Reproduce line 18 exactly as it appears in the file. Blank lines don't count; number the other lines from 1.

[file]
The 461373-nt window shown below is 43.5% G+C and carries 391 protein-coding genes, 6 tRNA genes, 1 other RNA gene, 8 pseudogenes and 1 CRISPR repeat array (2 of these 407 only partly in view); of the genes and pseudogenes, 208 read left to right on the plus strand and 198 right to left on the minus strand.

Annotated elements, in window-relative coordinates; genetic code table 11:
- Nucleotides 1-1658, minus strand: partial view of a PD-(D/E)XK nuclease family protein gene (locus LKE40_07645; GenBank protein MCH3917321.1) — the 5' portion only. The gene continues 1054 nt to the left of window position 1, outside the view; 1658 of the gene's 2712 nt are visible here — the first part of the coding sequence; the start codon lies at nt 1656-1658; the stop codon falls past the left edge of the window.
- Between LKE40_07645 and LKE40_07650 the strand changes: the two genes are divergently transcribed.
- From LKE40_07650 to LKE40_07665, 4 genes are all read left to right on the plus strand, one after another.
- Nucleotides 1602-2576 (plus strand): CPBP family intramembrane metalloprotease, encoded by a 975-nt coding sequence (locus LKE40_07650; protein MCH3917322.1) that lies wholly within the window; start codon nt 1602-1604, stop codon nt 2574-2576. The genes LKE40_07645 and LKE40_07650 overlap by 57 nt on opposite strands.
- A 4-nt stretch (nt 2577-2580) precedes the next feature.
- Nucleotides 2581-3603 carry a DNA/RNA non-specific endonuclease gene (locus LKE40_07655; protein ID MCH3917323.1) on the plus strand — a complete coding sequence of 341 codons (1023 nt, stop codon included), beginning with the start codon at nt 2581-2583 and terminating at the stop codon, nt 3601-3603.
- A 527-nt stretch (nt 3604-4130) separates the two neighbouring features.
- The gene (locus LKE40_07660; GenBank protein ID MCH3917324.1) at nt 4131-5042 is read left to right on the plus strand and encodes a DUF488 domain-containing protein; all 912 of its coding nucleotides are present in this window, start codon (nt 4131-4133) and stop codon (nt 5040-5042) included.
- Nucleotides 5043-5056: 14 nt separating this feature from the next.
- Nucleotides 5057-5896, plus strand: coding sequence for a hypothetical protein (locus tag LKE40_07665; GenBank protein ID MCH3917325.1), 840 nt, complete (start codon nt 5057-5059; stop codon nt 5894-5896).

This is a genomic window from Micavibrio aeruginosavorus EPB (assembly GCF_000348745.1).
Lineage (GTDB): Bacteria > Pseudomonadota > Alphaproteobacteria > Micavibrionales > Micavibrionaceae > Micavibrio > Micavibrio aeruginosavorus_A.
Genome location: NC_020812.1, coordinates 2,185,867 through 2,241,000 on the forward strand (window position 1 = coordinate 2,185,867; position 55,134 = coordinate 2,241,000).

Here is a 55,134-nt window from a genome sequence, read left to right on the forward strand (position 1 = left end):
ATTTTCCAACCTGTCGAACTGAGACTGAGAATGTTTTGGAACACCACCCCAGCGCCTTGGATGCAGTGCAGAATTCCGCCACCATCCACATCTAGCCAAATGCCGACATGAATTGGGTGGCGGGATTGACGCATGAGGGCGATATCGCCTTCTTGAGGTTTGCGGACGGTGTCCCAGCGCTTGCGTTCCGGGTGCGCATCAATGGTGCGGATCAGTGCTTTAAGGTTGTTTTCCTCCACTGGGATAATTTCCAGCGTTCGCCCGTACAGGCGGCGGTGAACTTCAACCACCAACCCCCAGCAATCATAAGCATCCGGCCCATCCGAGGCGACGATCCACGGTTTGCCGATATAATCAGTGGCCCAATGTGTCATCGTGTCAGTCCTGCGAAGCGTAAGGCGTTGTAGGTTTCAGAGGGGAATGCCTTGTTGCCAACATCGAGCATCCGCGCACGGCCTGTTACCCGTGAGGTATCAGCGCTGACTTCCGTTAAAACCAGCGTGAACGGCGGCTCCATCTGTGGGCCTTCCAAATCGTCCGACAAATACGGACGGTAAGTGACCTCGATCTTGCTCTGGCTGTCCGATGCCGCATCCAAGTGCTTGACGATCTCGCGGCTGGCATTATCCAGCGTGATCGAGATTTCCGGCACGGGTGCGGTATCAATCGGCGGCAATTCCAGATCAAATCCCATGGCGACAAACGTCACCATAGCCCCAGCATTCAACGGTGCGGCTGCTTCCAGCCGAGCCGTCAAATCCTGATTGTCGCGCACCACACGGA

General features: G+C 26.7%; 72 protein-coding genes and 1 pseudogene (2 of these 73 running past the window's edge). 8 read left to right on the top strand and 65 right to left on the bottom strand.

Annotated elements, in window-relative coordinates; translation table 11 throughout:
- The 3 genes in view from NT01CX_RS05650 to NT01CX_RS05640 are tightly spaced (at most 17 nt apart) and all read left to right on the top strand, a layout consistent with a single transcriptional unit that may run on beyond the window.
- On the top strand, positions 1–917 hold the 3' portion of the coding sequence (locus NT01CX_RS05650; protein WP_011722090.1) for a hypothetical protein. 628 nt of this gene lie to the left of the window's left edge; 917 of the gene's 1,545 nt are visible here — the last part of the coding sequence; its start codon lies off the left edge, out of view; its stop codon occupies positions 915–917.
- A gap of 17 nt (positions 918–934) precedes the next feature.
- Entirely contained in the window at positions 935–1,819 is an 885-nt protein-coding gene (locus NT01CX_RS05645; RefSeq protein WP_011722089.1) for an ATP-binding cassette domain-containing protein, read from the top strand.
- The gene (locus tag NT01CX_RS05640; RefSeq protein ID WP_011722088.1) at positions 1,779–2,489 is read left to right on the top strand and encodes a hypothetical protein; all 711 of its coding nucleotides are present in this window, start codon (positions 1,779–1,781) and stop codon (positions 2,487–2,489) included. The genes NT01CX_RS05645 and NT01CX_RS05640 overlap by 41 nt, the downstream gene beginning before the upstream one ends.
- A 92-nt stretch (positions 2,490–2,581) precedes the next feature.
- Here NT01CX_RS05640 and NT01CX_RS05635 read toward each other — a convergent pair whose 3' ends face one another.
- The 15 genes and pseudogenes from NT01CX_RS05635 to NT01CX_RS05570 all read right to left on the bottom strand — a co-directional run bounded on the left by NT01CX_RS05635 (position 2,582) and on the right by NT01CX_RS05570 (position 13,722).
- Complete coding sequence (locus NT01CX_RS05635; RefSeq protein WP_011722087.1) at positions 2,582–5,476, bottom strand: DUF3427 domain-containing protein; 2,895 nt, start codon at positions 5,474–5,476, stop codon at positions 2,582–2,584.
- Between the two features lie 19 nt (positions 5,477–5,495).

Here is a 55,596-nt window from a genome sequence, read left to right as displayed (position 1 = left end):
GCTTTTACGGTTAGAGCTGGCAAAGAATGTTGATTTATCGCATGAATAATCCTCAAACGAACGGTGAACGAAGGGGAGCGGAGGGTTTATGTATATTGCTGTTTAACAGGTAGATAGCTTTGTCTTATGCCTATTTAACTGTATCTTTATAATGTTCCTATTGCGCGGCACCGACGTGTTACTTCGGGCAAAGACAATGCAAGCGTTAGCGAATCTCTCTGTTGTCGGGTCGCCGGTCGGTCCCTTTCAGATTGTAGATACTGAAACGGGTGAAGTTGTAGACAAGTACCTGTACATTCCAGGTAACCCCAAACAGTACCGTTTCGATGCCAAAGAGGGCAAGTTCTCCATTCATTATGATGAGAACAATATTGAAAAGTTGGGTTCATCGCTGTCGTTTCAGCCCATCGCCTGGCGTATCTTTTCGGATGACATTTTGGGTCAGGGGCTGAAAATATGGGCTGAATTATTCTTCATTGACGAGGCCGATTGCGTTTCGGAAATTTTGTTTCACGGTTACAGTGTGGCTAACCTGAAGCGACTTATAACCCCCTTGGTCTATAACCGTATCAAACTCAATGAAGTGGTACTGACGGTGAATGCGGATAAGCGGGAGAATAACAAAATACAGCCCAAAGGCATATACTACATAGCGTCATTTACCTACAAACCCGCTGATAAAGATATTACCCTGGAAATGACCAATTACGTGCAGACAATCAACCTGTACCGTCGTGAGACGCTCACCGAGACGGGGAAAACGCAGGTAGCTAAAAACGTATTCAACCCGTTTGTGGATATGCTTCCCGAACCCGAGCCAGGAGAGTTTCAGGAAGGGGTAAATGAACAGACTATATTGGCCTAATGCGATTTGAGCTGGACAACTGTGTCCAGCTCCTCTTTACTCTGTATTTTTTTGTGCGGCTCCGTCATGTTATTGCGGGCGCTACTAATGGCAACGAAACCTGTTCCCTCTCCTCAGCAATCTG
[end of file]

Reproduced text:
General features: G+C 26.7%; 72 protein-coding genes and 1 pseudogene (2 of these 73 running past the window's edge). 8 read left to right on the top strand and 65 right to left on the bottom strand.